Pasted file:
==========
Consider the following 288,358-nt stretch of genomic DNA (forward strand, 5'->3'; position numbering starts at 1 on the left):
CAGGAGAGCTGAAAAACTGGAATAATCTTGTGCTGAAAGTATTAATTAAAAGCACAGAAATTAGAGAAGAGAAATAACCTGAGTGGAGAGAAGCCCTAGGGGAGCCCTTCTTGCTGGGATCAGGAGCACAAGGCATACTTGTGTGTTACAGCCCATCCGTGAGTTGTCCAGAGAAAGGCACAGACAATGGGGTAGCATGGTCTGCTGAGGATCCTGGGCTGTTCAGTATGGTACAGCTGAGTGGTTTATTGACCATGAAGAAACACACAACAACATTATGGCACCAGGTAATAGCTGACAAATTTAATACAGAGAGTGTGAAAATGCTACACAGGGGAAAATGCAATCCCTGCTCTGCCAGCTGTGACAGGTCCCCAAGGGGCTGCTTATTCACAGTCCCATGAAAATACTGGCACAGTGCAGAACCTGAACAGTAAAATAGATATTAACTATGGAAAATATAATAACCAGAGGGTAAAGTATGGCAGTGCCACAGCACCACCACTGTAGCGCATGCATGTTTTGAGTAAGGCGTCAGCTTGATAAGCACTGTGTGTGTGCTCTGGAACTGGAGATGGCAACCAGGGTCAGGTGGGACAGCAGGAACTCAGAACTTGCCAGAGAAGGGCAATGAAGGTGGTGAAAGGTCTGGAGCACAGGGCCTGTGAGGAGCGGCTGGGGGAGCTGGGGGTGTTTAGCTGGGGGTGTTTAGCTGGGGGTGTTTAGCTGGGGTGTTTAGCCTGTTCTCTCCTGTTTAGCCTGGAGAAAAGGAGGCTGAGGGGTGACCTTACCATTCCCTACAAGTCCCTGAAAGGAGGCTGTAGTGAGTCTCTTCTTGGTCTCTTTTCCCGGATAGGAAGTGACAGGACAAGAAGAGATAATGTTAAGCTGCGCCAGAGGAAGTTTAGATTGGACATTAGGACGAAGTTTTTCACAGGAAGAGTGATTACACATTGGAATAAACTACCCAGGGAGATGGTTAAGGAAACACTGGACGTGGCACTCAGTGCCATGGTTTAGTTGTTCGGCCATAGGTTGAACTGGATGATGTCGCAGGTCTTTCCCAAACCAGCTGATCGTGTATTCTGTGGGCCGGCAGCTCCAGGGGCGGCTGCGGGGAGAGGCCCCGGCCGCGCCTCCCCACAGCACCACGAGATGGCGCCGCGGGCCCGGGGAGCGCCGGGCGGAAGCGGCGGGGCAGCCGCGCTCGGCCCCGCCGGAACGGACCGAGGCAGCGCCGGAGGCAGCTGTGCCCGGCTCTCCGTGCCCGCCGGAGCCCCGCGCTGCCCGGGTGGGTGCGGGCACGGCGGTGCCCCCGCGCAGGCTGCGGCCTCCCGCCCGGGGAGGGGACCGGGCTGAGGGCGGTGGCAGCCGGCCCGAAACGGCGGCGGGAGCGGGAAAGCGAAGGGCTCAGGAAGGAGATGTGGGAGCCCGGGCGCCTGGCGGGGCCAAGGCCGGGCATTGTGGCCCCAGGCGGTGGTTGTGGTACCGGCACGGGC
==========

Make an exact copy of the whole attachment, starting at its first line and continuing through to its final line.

Consider the following 288,358-nt stretch of genomic DNA (forward strand, 5'->3'; position numbering starts at 1 on the left):
CAGGAGAGCTGAAAAACTGGAATAATCTTGTGCTGAAAGTATTAATTAAAAGCACAGAAATTAGAGAAGAGAAATAACCTGAGTGGAGAGAAGCCCTAGGGGAGCCCTTCTTGCTGGGATCAGGAGCACAAGGCATACTTGTGTGTTACAGCCCATCCGTGAGTTGTCCAGAGAAAGGCACAGACAATGGGGTAGCATGGTCTGCTGAGGATCCTGGGCTGTTCAGTATGGTACAGCTGAGTGGTTTATTGACCATGAAGAAACACACAACAACATTATGGCACCAGGTAATAGCTGACAAATTTAATACAGAGAGTGTGAAAATGCTACACAGGGGAAAATGCAATCCCTGCTCTGCCAGCTGTGACAGGTCCCCAAGGGGCTGCTTATTCACAGTCCCATGAAAATACTGGCACAGTGCAGAACCTGAACAGTAAAATAGATATTAACTATGGAAAATATAATAACCAGAGGGTAAAGTATGGCAGTGCCACAGCACCACCACTGTAGCGCATGCATGTTTTGAGTAAGGCGTCAGCTTGATAAGCACTGTGTGTGTGCTCTGGAACTGGAGATGGCAACCAGGGTCAGGTGGGACAGCAGGAACTCAGAACTTGCCAGAGAAGGGCAATGAAGGTGGTGAAAGGTCTGGAGCACAGGGCCTGTGAGGAGCGGCTGGGGGAGCTGGGGGTGTTTAGCTGGGGGTGTTTAGCTGGGGGTGTTTAGCTGGGGTGTTTAGCCTGTTCTCTCCTGTTTAGCCTGGAGAAAAGGAGGCTGAGGGGTGACCTTACCATTCCCTACAAGTCCCTGAAAGGAGGCTGTAGTGAGTCTCTTCTTGGTCTCTTTTCCCGGATAGGAAGTGACAGGACAAGAAGAGATAATGTTAAGCTGCGCCAGAGGAAGTTTAGATTGGACATTAGGACGAAGTTTTTCACAGGAAGAGTGATTACACATTGGAATAAACTACCCAGGGAGATGGTTAAGGAAACACTGGACGTGGCACTCAGTGCCATGGTTTAGTTGTTCGGCCATAGGTTGAACTGGATGATGTCGCAGGTCTTTCCCAAACCAGCTGATCGTGTATTCTGTGGGCCGGCAGCTCCAGGGGCGGCTGCGGGGAGAGGCCCCGGCCGCGCCTCCCCACAGCACCACGAGATGGCGCCGCGGGCCCGGGGAGCGCCGGGCGGAAGCGGCGGGGCAGCCGCGCTCGGCCCCGCCGGAACGGACCGAGGCAGCGCCGGAGGCAGCTGTGCCCGGCTCTCCGTGCCCGCCGGAGCCCCGCGCTGCCCGGGTGGGTGCGGGCACGGCGGTGCCCCCGCGCAGGCTGCGGCCTCCCGCCCGGGGAGGGGACCGGGCTGAGGGCGGTGGCAGCCGGCCCGAAACGGCGGCGGGAGCGGGAAAGCGAAGGGCTCAGGAAGGAGATGTGGGAGCCCGGGCGCCTGGCGGGGCCAAGGCCGGGCATTGTGGCCCCAGGCGGTGGTTGTGGTACCGGCACGGGC